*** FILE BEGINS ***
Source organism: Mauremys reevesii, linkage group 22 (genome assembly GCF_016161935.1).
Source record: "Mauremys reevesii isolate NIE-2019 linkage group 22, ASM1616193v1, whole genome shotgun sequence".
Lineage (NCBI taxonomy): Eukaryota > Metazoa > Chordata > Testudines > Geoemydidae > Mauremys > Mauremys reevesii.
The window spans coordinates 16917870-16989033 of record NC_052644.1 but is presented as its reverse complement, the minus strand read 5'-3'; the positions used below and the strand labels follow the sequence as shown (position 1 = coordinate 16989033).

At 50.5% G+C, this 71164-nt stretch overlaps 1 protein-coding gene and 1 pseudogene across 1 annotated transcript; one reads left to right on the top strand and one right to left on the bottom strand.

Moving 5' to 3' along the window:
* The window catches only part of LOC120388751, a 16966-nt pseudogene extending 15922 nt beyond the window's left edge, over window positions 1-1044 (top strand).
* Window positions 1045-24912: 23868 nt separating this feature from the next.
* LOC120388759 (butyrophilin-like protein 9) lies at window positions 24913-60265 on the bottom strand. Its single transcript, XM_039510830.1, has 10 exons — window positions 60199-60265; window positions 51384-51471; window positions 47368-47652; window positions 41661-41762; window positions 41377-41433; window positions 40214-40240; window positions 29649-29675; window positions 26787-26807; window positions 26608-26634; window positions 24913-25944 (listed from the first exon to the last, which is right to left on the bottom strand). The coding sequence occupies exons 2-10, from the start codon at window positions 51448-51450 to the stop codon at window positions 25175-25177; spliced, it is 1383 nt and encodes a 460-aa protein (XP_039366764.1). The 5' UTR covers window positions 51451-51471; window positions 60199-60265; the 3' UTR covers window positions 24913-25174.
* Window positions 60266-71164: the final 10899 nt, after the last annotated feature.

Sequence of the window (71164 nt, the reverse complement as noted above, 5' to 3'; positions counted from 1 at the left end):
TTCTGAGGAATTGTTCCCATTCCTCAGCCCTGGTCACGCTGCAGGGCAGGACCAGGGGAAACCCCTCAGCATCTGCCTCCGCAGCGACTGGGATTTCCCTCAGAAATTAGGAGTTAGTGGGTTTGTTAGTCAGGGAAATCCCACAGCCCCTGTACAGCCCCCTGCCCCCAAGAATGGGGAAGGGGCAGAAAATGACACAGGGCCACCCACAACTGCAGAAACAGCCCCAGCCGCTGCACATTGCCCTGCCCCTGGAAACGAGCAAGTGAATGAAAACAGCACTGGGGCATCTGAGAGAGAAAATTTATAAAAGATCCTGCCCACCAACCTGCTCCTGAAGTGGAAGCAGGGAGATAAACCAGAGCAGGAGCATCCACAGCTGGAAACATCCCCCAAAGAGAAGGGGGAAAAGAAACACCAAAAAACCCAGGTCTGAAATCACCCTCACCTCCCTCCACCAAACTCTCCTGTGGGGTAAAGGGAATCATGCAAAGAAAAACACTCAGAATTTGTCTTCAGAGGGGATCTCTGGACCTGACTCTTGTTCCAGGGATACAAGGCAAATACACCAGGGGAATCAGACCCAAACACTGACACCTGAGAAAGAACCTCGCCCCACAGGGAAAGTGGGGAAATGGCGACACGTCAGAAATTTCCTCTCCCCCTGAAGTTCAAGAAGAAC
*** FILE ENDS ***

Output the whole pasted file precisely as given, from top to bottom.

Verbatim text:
Source organism: Mauremys reevesii, linkage group 22 (genome assembly GCF_016161935.1).
Source record: "Mauremys reevesii isolate NIE-2019 linkage group 22, ASM1616193v1, whole genome shotgun sequence".
Lineage (NCBI taxonomy): Eukaryota > Metazoa > Chordata > Testudines > Geoemydidae > Mauremys > Mauremys reevesii.
The window spans coordinates 16917870-16989033 of record NC_052644.1 but is presented as its reverse complement, the minus strand read 5'-3'; the positions used below and the strand labels follow the sequence as shown (position 1 = coordinate 16989033).

At 50.5% G+C, this 71164-nt stretch overlaps 1 protein-coding gene and 1 pseudogene across 1 annotated transcript; one reads left to right on the top strand and one right to left on the bottom strand.

Moving 5' to 3' along the window:
* The window catches only part of LOC120388751, a 16966-nt pseudogene extending 15922 nt beyond the window's left edge, over window positions 1-1044 (top strand).
* Window positions 1045-24912: 23868 nt separating this feature from the next.
* LOC120388759 (butyrophilin-like protein 9) lies at window positions 24913-60265 on the bottom strand. Its single transcript, XM_039510830.1, has 10 exons — window positions 60199-60265; window positions 51384-51471; window positions 47368-47652; window positions 41661-41762; window positions 41377-41433; window positions 40214-40240; window positions 29649-29675; window positions 26787-26807; window positions 26608-26634; window positions 24913-25944 (listed from the first exon to the last, which is right to left on the bottom strand). The coding sequence occupies exons 2-10, from the start codon at window positions 51448-51450 to the stop codon at window positions 25175-25177; spliced, it is 1383 nt and encodes a 460-aa protein (XP_039366764.1). The 5' UTR covers window positions 51451-51471; window positions 60199-60265; the 3' UTR covers window positions 24913-25174.
* Window positions 60266-71164: the final 10899 nt, after the last annotated feature.

Sequence of the window (71164 nt, the reverse complement as noted above, 5' to 3'; positions counted from 1 at the left end):
TTCTGAGGAATTGTTCCCATTCCTCAGCCCTGGTCACGCTGCAGGGCAGGACCAGGGGAAACCCCTCAGCATCTGCCTCCGCAGCGACTGGGATTTCCCTCAGAAATTAGGAGTTAGTGGGTTTGTTAGTCAGGGAAATCCCACAGCCCCTGTACAGCCCCCTGCCCCCAAGAATGGGGAAGGGGCAGAAAATGACACAGGGCCACCCACAACTGCAGAAACAGCCCCAGCCGCTGCACATTGCCCTGCCCCTGGAAACGAGCAAGTGAATGAAAACAGCACTGGGGCATCTGAGAGAGAAAATTTATAAAAGATCCTGCCCACCAACCTGCTCCTGAAGTGGAAGCAGGGAGATAAACCAGAGCAGGAGCATCCACAGCTGGAAACATCCCCCAAAGAGAAGGGGGAAAAGAAACACCAAAAAACCCAGGTCTGAAATCACCCTCACCTCCCTCCACCAAACTCTCCTGTGGGGTAAAGGGAATCATGCAAAGAAAAACACTCAGAATTTGTCTTCAGAGGGGATCTCTGGACCTGACTCTTGTTCCAGGGATACAAGGCAAATACACCAGGGGAATCAGACCCAAACACTGACACCTGAGAAAGAACCTCGCCCCACAGGGAAAGTGGGGAAATGGCGACACGTCAGAAATTTCCTCTCCCCCTGAAGTTCAAGAAGAAC